especially those involving Chinese entrepreneurs or government
licences, also gave rise to concern. Several of these dealings
came under public scrutiny in 1956 when sections of the Jakarta
press began publishing allegations that Wahab and Wahib had
sought preferential government treatment for a number of
commercial ventures.84  While it is difficult to determine the
validity of these accusations it would not have been surprising,
given the frequency with which political leaders of the time
extracted personal gain from public office, for Wahab to have
engaged in such practices. Despite maintaining a relatively
simple Personal lifestyle, the financial needs of his pesantren and
large family would have been considerable.85

The Accommodation of Guided Democracy

  The period from 1957 to 1960 was one of great upheaval in
Indonesian politics as President Sukarno, with support from the
army, progressively dismantled the existing system of
parliamentary democracy and replaced it with the more
authoritarian 'guided democracy'. The transition to guided
democracy created serious tensions within the NU leadership as
it raised fundamental questions regarding the future shape of
Indonesian politics and NU's place within it. There were three
elements of this transition process which proved especially
divisive for NU: firstly, the shift of power from a
democratically-elected parliament and parties to the executive
and particularly the President; secondly, the marginalisation of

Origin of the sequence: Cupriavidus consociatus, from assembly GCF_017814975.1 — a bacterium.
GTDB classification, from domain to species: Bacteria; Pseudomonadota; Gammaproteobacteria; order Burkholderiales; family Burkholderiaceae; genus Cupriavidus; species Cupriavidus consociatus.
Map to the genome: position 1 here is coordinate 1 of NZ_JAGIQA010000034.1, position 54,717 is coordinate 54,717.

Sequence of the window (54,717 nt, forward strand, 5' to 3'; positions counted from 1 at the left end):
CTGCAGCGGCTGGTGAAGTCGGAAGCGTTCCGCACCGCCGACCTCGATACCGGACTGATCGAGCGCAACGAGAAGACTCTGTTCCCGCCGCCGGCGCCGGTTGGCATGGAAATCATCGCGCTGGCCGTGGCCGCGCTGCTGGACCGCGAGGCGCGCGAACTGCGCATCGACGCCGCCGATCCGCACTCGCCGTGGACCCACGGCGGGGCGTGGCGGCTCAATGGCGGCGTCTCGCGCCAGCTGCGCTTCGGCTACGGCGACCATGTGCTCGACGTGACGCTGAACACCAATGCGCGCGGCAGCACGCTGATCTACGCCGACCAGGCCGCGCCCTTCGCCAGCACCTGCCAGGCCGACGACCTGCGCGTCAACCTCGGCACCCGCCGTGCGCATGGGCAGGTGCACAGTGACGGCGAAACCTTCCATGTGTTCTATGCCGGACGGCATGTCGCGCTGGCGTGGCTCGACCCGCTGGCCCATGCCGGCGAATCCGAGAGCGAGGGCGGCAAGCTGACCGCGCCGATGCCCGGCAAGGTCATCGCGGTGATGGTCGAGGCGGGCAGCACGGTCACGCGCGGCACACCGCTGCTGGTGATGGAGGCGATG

Masyumi resulting from its iii-fated involvement in the regional
rebellions and staunch opposition to Sukarno's political reforms;
and thirdly, the expanding role and influence of the PKI and
other left-wing groups in government. The hardliners within NU
strongly objected to each of these aspects whereas the
pragmatists were prepared to accept them.
  According to the hardliners it would be sinful for the party to
Support or condone any actions which breached the principles of
democracy and arbitrarily reduced the influence of Islam whilst
bolstering that of communism. Hence, opposition to guided
democracy was a moral imperative. Some argued it was also a
Sound political strategy to thwart Sukarno's initiatives. They
reasoned that for Sukarno to form a credible coalition
government he would need the participation of at least one of
the two major Islamic parties. If NU joined with Masyumi in
rejecting guided democracy, Sukarno would be forced to temper
abandon hi, plans and the Islamic parties would have
demonstrated their combined power to set the political agenda.
  The pragmatists' accommodatory approach to guided
democracy reflected, above all else, a conviction that far greater
danger lay in resistance than in acquiescence. It was a stance
which, characteristically, emphasised risk minimisation and
retention of political influence as a means of protecting the
umat. Central to their argument was a belief that Sukarno and
the army now held sufficient power to dictate the terms of the
political restructuring and punish those who resisted. Opposition
was thus not only futile but also extremely dangerous for NU and
its constituency. Far better, they argued, for NU to remain
within government from whence it could exert a moderating
influence on Sukarno and counter the activities of the PKI.
Some of the more pro-Sukarno pragmatists were attracted to the
notion of guided democracy, particularly as it allowed a greater
role for the President to act as a unifying figure and surmount
Indonesia's political ills. As for the fate of Masyumi, many
pragmatists believed that its problems were largely self-inflicted.
Its rigid opposition to Sukarno's plans as well as its complicity in
the regional rebellions had discredited the party and ultimately